California is entering its next budget year with a record surplus of nearly $100 billion, Gov. Gavin Newsom said Friday.
Newsom unveiled a revised budget plan for the next fiscal year that is just over $300 billion, the highest in state history and driven by a surge in tax revenue. The state’s tax revenue was $55 billion more than officials expected in January, with an estimated surplus of $97.5 billion.
That means Newsom, a Democrat, has tens of billions of dollars left to spend on new and existing initiatives as he seeks re-election in the fall. He plans to increase spending to combat the ongoing drought, help more women in California have abortions and offset rising costs of food, gas and other goods due to inflation.
He must reach a deal with the Democratic-led Legislature on all of his proposals. They have until the end of June to finalize the budget, which goes into effect on July 1.
Newsom said one of his top budget priorities is to free Californians from inflationary pressures.
“People are stressed and anxious,” he said.
He proposed issuing checks for $400 to registered car owners in the state, up to two checks each. That would cost the state about $11.5 billion, he said. While the money will only go to car owners, Newsom said it should be seen as an “inflation refund and relief”.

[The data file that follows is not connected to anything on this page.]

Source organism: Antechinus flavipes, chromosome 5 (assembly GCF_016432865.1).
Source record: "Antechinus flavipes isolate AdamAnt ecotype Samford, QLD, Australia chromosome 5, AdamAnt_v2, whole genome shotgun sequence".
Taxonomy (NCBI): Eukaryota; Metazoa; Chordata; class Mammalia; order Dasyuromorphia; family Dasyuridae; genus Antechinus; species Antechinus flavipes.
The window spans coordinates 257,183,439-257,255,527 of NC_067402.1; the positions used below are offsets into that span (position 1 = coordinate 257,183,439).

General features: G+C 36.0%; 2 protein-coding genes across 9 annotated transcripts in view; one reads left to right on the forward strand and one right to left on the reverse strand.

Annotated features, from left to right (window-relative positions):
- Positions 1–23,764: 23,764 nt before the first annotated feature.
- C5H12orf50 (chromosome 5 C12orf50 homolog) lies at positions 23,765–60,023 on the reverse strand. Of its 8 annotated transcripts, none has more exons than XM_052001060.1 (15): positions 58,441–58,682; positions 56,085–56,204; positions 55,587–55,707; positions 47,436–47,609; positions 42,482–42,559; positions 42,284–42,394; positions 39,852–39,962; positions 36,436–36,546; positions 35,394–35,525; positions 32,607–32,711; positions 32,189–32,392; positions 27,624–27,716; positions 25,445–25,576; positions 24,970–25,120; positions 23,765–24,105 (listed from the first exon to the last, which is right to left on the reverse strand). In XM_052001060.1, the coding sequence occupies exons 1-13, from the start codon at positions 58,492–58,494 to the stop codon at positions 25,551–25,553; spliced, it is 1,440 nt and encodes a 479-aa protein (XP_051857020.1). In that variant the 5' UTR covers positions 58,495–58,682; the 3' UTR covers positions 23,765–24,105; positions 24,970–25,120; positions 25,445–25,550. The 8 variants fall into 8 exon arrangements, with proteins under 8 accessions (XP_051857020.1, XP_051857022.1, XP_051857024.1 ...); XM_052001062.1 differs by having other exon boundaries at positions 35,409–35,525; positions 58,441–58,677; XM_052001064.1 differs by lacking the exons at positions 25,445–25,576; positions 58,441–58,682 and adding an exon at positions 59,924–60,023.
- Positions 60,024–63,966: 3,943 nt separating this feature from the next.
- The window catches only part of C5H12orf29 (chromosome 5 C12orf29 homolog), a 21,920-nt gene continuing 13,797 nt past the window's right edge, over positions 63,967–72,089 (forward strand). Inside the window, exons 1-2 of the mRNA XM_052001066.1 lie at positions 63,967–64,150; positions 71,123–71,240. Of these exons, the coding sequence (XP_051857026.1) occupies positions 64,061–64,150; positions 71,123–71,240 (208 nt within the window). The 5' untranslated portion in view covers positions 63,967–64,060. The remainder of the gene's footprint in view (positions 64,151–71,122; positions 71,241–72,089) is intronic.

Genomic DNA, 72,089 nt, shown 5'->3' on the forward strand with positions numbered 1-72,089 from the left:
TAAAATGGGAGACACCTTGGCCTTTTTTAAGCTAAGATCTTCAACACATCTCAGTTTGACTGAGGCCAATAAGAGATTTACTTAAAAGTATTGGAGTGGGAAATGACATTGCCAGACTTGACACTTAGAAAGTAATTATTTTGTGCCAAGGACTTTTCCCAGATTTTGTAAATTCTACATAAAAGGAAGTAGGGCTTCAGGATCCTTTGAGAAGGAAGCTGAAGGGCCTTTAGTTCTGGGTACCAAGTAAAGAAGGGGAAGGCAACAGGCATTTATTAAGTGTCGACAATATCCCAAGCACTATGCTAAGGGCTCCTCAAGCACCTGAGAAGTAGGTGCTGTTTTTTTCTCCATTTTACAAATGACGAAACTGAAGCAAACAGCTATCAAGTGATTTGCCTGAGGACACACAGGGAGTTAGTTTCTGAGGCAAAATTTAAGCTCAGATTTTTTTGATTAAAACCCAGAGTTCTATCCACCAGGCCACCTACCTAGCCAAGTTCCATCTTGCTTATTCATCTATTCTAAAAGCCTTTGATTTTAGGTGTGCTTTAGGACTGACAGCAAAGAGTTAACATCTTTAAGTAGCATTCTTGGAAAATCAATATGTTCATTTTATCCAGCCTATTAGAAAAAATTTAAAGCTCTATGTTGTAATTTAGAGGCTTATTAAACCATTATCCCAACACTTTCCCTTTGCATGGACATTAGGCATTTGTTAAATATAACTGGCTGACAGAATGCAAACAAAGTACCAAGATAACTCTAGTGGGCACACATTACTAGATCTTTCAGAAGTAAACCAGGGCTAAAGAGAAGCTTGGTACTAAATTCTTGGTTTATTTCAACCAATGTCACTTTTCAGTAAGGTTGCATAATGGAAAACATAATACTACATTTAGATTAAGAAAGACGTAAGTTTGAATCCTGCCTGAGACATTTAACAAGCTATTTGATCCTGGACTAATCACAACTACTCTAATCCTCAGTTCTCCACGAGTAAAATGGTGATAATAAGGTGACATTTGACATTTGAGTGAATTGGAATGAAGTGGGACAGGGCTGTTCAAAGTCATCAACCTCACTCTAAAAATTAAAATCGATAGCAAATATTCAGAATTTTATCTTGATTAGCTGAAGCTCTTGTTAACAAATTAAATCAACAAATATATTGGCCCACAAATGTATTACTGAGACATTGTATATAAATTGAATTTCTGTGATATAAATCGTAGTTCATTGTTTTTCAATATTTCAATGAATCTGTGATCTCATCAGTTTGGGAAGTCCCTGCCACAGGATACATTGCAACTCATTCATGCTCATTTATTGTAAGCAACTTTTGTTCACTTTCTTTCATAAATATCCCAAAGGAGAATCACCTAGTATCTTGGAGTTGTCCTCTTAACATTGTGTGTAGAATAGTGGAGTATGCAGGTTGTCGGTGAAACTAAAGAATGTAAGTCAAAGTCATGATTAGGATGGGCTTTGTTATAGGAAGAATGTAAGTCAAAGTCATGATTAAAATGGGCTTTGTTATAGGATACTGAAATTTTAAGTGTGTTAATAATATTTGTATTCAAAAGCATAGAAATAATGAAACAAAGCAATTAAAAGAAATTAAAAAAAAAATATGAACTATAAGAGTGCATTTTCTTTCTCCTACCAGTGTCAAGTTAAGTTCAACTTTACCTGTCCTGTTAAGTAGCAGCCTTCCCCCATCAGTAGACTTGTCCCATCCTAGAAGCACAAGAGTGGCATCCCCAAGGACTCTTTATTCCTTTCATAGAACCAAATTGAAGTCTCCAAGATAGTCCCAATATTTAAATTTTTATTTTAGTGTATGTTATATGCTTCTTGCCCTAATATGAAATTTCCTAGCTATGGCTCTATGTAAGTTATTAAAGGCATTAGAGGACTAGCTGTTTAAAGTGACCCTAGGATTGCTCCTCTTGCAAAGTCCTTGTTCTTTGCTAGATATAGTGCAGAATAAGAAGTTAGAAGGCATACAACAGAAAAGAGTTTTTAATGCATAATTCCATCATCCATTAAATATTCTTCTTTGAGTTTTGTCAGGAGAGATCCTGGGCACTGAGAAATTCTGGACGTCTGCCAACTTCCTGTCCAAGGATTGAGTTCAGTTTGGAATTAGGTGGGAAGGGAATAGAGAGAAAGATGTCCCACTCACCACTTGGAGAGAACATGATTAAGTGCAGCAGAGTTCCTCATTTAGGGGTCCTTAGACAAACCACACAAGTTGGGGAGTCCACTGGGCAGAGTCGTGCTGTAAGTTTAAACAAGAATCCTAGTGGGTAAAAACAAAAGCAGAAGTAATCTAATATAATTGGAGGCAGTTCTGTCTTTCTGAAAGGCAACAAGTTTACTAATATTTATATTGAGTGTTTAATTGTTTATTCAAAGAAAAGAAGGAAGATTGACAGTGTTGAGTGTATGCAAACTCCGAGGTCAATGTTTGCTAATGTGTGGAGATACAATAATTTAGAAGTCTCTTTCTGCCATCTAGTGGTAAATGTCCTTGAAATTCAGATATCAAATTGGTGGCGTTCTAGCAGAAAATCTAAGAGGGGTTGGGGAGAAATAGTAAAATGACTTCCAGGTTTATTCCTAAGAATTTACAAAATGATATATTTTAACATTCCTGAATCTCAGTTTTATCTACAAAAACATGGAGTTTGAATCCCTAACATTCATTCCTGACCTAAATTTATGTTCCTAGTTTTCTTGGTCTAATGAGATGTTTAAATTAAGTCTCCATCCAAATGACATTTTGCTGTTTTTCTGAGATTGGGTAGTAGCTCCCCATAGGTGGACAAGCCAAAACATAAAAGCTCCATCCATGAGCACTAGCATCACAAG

“For you, it could be a rebate for groceries, or it could be a rebate for other cost burdens placed on you,” he said.
Democratic lawmakers, however, have different ideas about how to provide relief. They only want to give $200 checks to people below a certain income level.
Meanwhile, Republicans say Newsom should suspend the state’s top national gas tax for a year instead of a check. They also asked him to increase the tax credit for renters and a new tax credit for students.
“Senate Republicans believe there are better ways to invest in the state,” said Sen. Rosilicie Ochoa Bogh of Yucaipa.